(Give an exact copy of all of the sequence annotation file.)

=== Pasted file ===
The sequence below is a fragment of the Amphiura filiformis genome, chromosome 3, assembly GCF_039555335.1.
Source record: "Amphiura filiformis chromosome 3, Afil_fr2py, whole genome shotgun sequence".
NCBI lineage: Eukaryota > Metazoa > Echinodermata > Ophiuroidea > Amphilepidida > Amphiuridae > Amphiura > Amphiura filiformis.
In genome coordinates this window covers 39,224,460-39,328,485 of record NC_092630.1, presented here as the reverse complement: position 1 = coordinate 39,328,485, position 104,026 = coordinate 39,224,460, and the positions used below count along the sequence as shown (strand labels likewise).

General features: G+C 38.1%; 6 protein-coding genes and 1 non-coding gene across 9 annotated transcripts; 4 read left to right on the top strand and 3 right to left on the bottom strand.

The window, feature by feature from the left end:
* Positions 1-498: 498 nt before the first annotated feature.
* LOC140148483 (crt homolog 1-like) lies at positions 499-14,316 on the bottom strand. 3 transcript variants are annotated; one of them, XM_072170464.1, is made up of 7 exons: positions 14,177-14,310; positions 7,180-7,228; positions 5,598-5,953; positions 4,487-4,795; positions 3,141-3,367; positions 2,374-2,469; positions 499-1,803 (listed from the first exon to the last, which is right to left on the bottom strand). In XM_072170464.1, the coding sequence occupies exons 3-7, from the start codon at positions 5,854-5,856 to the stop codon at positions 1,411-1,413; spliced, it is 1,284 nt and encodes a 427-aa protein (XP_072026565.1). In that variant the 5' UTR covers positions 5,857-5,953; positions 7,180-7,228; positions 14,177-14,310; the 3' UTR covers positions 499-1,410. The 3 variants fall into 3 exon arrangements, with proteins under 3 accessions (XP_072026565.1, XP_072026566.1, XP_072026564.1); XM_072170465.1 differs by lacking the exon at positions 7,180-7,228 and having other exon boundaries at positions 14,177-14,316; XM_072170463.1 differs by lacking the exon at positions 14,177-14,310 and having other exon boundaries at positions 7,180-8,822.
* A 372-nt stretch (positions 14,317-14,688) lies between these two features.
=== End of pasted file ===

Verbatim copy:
The sequence below is a fragment of the Amphiura filiformis genome, chromosome 3, assembly GCF_039555335.1.
Source record: "Amphiura filiformis chromosome 3, Afil_fr2py, whole genome shotgun sequence".
NCBI lineage: Eukaryota > Metazoa > Echinodermata > Ophiuroidea > Amphilepidida > Amphiuridae > Amphiura > Amphiura filiformis.
In genome coordinates this window covers 39,224,460-39,328,485 of record NC_092630.1, presented here as the reverse complement: position 1 = coordinate 39,328,485, position 104,026 = coordinate 39,224,460, and the positions used below count along the sequence as shown (strand labels likewise).

General features: G+C 38.1%; 6 protein-coding genes and 1 non-coding gene across 9 annotated transcripts; 4 read left to right on the top strand and 3 right to left on the bottom strand.

The window, feature by feature from the left end:
* Positions 1-498: 498 nt before the first annotated feature.
* LOC140148483 (crt homolog 1-like) lies at positions 499-14,316 on the bottom strand. 3 transcript variants are annotated; one of them, XM_072170464.1, is made up of 7 exons: positions 14,177-14,310; positions 7,180-7,228; positions 5,598-5,953; positions 4,487-4,795; positions 3,141-3,367; positions 2,374-2,469; positions 499-1,803 (listed from the first exon to the last, which is right to left on the bottom strand). In XM_072170464.1, the coding sequence occupies exons 3-7, from the start codon at positions 5,854-5,856 to the stop codon at positions 1,411-1,413; spliced, it is 1,284 nt and encodes a 427-aa protein (XP_072026565.1). In that variant the 5' UTR covers positions 5,857-5,953; positions 7,180-7,228; positions 14,177-14,310; the 3' UTR covers positions 499-1,410. The 3 variants fall into 3 exon arrangements, with proteins under 3 accessions (XP_072026565.1, XP_072026566.1, XP_072026564.1); XM_072170465.1 differs by lacking the exon at positions 7,180-7,228 and having other exon boundaries at positions 14,177-14,316; XM_072170463.1 differs by lacking the exon at positions 14,177-14,310 and having other exon boundaries at positions 7,180-8,822.
* A 372-nt stretch (positions 14,317-14,688) lies between these two features.